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Tim Tebow just keeps winning games for the Broncos

Tebow improves to 6-1 as Denver's starting quarterback, helping Broncos win a shootout at Minnesota, 35-32, and move into a first-place tie with the Raiders in the AFC West.

December 05, 2011|Sam Farmer
  • Broncos quarterback Tim Tebow eludes the rush of Vikings linebacker Erin Henderson in the second half Sunday.
Broncos quarterback Tim Tebow eludes the rush of Vikings linebacker Erin… (Charlie Neibergall / Associated…)

The Denver Broncos sent a clear message Sunday to the Minnesota Vikings:

Ponder this Christian.

That's right, Tim Tebow pulled off another stirring win, guiding the Broncos to a 35-32 victory at the Metrodome to grab a share of first place in the AFC West.

It was the fifth consecutive road win for Denver, a streak the franchise hasn't known since John Elway was quarterback in 1998. The team is 6-1 with Tebow starting at quarterback, although those have been far from virtuoso performances, as the defense has played a huge role in the success.

"There were a lot of questions on the outside. Sometimes it gets built up like they were on the inside, but the one thing I will say is the guy wins," Broncos Coach John Fox said of Tebow, who notched his fifth game-winning rally in the fourth quarter or overtime in 10 career NFL starts. "He does it with his feet. He does it with his arm. He's young. He's just going to get better."

Tebow threw for two touchdowns in the third quarter and a season-best 202 yards, showing he can hang in a shootout as well as low-scoring slugfests even though his raw numbers were overshadowed by those of Vikings counterpart Christian Ponder. The Minnesota rookie threw for 381 yards and three touchdowns but had two interceptions.

The second of those Ponder picks came with 1 minute 33 seconds to play and set the stage for the winning 23-yard field goal by Matt Prater as the clock expired.

Minnesota's Percy Harvin, like Tebow a standout from the University of Florida, said he was concerned when Tebow had the ball in the waning moments.

"I was sure enough hoping we were going to get him, but I've been on his teams," Harvin said. "He's a winner. He's a leader. All of the things you hear about, you may think it's too much, but that's what he is."

The victory, coupled with Oakland's loss at Miami, sets up a four-game race to the finish. The Broncos play host to Chicago on Sunday, and the Raiders play at Green Bay.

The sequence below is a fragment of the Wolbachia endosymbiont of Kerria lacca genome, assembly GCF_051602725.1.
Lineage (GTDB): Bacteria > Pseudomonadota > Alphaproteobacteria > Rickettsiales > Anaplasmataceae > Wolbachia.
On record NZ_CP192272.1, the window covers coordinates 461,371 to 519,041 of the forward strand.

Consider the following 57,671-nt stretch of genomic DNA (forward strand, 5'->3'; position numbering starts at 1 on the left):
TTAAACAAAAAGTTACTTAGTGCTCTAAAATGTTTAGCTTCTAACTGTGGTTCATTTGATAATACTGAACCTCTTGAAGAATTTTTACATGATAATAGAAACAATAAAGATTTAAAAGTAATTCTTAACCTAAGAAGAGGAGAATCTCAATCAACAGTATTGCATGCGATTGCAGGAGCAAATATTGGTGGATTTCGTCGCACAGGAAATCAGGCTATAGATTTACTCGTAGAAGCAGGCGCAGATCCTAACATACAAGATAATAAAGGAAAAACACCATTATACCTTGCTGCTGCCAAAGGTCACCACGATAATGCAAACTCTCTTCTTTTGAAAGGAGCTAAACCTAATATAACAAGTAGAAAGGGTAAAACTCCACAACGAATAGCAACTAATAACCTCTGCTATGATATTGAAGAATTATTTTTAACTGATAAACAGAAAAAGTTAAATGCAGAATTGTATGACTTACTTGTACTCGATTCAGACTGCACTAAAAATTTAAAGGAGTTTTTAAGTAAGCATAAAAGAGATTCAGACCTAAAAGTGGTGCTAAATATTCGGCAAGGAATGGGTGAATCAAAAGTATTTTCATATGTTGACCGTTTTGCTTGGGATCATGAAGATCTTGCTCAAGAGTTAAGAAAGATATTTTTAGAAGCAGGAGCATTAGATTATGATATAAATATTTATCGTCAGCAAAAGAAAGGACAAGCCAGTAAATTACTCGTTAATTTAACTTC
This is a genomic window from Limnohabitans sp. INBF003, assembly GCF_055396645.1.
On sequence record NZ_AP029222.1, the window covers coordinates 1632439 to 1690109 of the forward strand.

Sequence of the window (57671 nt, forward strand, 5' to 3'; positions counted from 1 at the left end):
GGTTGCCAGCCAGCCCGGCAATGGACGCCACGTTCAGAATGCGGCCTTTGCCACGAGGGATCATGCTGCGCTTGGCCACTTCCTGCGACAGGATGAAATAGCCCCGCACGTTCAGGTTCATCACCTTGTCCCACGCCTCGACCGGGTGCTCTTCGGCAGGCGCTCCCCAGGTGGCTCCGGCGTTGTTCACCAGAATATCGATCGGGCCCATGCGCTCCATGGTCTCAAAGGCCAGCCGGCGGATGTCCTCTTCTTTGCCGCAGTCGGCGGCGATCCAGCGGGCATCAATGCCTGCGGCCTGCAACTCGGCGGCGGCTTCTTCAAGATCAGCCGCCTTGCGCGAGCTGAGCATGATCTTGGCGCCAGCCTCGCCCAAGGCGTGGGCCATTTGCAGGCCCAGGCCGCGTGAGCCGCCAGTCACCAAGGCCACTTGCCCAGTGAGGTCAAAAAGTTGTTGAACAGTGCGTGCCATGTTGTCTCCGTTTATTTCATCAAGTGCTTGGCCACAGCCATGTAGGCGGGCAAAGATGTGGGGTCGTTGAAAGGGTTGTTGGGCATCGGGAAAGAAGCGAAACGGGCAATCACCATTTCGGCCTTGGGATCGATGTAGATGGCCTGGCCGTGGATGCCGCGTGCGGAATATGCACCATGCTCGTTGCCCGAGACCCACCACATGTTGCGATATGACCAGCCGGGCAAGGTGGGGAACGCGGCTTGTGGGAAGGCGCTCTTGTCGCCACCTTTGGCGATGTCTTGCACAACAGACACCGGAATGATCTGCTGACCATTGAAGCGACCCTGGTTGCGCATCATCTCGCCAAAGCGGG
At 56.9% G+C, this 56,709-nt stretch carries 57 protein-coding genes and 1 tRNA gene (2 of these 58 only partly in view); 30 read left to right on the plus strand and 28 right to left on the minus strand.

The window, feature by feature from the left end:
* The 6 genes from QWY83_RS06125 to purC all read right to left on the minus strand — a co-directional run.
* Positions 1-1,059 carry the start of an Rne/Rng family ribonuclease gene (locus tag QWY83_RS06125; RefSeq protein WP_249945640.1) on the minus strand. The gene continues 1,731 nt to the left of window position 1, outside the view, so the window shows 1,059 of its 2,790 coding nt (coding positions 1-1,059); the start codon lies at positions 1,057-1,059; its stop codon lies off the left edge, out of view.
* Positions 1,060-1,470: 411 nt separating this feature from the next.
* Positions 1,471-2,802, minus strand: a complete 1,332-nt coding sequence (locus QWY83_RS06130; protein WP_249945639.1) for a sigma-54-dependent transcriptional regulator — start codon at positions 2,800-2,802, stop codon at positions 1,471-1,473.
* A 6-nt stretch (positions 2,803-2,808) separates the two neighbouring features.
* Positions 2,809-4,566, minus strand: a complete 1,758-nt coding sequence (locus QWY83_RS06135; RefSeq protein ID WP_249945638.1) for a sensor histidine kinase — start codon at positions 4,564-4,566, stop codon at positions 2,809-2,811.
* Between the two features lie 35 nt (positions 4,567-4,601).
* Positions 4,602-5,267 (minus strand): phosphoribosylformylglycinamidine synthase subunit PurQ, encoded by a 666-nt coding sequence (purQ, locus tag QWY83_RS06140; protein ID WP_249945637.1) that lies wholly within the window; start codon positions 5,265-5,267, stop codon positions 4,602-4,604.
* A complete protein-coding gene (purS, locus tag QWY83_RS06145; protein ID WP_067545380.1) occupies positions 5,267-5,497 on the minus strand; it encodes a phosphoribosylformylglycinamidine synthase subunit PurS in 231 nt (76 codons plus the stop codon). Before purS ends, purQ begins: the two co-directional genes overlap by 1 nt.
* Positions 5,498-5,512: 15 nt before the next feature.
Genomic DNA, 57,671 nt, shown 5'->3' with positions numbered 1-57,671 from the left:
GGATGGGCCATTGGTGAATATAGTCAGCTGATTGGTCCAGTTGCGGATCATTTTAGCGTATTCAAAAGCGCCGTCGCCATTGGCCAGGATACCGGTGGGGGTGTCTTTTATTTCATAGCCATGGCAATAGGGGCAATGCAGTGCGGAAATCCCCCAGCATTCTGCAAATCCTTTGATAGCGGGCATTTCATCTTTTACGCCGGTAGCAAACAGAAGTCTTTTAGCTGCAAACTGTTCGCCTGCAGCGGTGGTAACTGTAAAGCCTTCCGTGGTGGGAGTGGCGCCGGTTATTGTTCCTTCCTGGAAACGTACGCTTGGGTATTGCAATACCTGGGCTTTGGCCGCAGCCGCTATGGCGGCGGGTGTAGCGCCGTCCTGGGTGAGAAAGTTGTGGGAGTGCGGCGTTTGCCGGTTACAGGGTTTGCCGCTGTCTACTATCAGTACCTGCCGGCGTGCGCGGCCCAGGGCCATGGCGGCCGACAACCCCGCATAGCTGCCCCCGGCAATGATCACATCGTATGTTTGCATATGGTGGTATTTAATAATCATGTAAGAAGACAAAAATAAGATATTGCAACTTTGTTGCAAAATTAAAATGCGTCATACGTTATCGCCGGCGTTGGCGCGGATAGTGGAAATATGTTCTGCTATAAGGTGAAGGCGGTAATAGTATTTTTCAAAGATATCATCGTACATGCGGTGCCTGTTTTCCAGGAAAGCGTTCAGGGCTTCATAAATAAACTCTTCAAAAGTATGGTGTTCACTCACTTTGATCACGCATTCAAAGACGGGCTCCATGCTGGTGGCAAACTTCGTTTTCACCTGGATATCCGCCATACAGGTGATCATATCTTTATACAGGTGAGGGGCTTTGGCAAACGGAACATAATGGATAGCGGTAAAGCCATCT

Against the Dolphins, the Raiders abandoned their running game. They also abandoned their passing game and defense.

"We couldn't run. We couldn't stop the run. We didn't pass very well," Coach Hue Jackson said. "Just a bad day at the office."

Other playoff contenders could say the same. Chicago, with Caleb Hanie making his second start at quarterback, could muster only a field goal in a 10-3 home loss to Kansas City. For the second consecutive Sunday, Hanie had three interceptions. The Bears might want to take another look at Donovan McNabb, who was recently cut by Minnesota and has cleared waivers.

Chicago also lost running back Matt Forte to a knee injury.

"We'll just keep our fingers crossed, and hopefully it's not that serious," Chicago Coach Lovie Smith said.

That means the Bears' crossed fingers will match their crossed signals. They collected only 181 yards of offense in a game in which the only touchdown came on a Hail Mary by Kansas City's Tyler Palko on the last play of the first half.

Chicago got some help in the wild-card race with Atlanta's losing at Houston, a game in which two defensive touchdowns by the Falcons were wiped out by penalties.

The Texans, who have won a franchise-record six in a row and are on track for the first playoff appearance in club history, showed it's entirely possible to win a big game with an inexperienced quarterback. Rookie T.J. Yates started for the Texans, who are down to their third-stringer because of season-ending injuries to Matt Schaub and Matt Leinart.

"I test my guys the night before every game," Houston Coach Gary Kubiak said, "and when I tested him, I was so impressed. I went in there and told the whole team, 'I wish you could have been in there. He is ready to play.' "

Coach! What are you doing?

The Dallas Cowboys made a huge mistake at the end of regulation in their 19-13 overtime loss at Arizona.

With seven seconds left, Cowboys kicker Dan Bailey lined up for a 49-yard field goal to break a 13-13 tie. He drilled it down the middle — good!

But . . .

Dallas Coach Jason Garrett had called a timeout just before the snap, so the Cowboys had to kick again. This time, Bailey's kick was short.

The Cardinals won in overtime when LaRod Stephens-Howling caught a dump-off pass and weaved his way through the defense for a spectacular 52-yard touchdown.

Up-and-down day

Kyle Orton, a new acquisition by Kansas City, didn't last too long against his former team.

One play, to be exact.

Orton handed off to Thomas Jones, another former Chicago Bear, who pitched back to him for a flea-flicker. As the quarterback unleashed a deep throw, he was knocked to the ground by Chicago's Major Wright. Orton's right index finger was injured in the collision and he motioned to the sideline. Just like that, he was replaced by Palko.

Newton's law

With his second touchdown against Tampa Bay on Sunday, Carolina rookie Cam Newton set the NFL's single-season record for rushing touchdowns by a quarterback with 13.

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